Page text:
I am absolutely disgusted by the actions of the United States in the last months. The human rights abuses in Guantanamo and in Afghanistan. The attack on Iraq contrary to international law and to most basic civilized rules. The lies with which it has tried to justify it and the refusal to acknowledge the lies in spite of all evidence. The barbaric atrocities committed in Iraq. The military actions which have resulted in thousands of innocent Iraqis being killed. The torture of Iraqis at Abu Ghraib of which we have only seen the tip of the iceberg. The refusal to punish those responsible and the cover-up while punishing a few lower ranks to nominal punishments. The participation of doctors in the cover-ups, The continual waging of war against the Iraqi people which continues to result in more deaths every day. The continued destruction of Iraq. The attempt to justify it all by claiming the puppet government installed by the United States is the only legitimate authority in Iraq. These are things which are an abomination and shock my conscience. It is appalling that any nation would do such things but it is much worse that the United States would do it. I feel betrayed by the country I havebeen defending all my life. The United States have allowed themselves to be drawn into a frenzy and have abandoned the most basic principles of what they are supposed to stand for and, by claiming that might makes right, they are endorsing terrorist actions everywhere. No sir, such repulsive actions would not be justified even by the noblest of ends, much less by the imperialistic aim of dominating Iraq politically and militarily and controlling their economy and their oil. It is a shame on the United States and a shame on the rest of the civilized world which chooses to look the other way in the face of such huge crimes rather than risk straining relations with the USA. I am disgusted and appalled and I wish there was something else I could do but hang my head in shame for humanity. Shame on America. Shame on those who support the atrocities. Shame on those who prefer to look the other way. And God help us all because the damage will take decades and generations to repair. We will all pay a heavy price, including the United States.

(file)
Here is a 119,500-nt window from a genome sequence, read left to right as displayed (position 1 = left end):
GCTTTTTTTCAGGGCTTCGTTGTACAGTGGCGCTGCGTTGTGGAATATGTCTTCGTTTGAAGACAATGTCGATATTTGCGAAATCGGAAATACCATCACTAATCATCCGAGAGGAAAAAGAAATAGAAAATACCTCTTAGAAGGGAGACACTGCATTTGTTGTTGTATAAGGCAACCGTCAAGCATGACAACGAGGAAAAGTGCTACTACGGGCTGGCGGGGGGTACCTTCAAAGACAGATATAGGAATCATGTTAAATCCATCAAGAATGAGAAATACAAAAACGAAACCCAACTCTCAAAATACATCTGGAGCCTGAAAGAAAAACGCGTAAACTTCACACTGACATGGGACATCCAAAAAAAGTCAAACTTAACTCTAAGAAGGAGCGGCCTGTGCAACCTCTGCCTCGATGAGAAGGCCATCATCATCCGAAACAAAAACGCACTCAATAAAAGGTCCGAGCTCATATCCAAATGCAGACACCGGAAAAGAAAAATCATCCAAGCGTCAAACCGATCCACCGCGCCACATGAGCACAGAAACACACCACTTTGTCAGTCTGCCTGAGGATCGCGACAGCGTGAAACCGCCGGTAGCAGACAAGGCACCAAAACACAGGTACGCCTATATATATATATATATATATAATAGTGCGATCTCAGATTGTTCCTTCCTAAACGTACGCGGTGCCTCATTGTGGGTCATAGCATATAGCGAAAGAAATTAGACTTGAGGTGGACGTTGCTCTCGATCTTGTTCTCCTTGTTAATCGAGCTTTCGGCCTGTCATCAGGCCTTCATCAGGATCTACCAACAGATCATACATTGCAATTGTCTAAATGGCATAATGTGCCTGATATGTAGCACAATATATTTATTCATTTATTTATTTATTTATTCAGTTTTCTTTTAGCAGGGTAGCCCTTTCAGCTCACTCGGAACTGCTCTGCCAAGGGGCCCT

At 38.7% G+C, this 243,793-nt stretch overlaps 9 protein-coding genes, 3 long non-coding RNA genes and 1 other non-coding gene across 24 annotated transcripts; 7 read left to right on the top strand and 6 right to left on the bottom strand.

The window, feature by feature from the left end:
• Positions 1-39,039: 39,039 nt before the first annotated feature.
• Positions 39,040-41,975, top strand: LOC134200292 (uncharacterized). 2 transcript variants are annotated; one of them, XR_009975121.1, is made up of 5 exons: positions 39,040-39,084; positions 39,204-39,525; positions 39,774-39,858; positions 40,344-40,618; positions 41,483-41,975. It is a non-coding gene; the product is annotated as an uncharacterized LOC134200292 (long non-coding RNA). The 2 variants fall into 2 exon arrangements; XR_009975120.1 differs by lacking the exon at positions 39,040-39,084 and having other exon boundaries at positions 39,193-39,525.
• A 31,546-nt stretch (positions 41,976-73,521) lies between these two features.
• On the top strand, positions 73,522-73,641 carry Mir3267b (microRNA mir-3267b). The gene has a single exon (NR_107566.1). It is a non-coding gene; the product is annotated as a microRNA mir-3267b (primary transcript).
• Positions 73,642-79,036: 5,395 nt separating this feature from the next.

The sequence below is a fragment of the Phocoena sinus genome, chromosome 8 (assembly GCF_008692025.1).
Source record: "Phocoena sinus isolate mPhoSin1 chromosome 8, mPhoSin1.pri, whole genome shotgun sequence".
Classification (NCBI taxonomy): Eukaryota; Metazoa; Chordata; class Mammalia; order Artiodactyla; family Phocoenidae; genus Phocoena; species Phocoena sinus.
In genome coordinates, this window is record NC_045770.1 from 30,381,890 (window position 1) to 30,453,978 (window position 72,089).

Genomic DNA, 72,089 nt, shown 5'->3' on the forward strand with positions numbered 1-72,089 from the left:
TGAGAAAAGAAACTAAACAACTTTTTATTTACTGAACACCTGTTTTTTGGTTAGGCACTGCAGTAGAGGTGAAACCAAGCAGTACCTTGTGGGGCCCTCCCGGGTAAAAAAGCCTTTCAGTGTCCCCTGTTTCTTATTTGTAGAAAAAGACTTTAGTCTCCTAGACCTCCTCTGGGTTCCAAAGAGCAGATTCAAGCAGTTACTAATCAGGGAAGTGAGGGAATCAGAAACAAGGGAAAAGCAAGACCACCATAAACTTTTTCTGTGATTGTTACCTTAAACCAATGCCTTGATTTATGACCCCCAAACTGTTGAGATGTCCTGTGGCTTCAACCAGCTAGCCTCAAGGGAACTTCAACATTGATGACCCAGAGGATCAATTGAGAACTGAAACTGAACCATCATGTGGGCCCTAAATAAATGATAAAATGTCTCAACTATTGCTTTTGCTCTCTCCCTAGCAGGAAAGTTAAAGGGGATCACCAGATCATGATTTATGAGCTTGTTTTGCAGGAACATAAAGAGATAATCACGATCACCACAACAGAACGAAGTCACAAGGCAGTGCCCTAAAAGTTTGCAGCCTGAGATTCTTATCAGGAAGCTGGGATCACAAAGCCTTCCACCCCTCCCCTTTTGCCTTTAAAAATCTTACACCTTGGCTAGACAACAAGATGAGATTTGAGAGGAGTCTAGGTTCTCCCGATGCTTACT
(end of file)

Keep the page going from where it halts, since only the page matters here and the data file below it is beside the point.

Noble ends do not and cannot justify evil means. Basic and long-standing principle of Christian ethics and of Western civilization.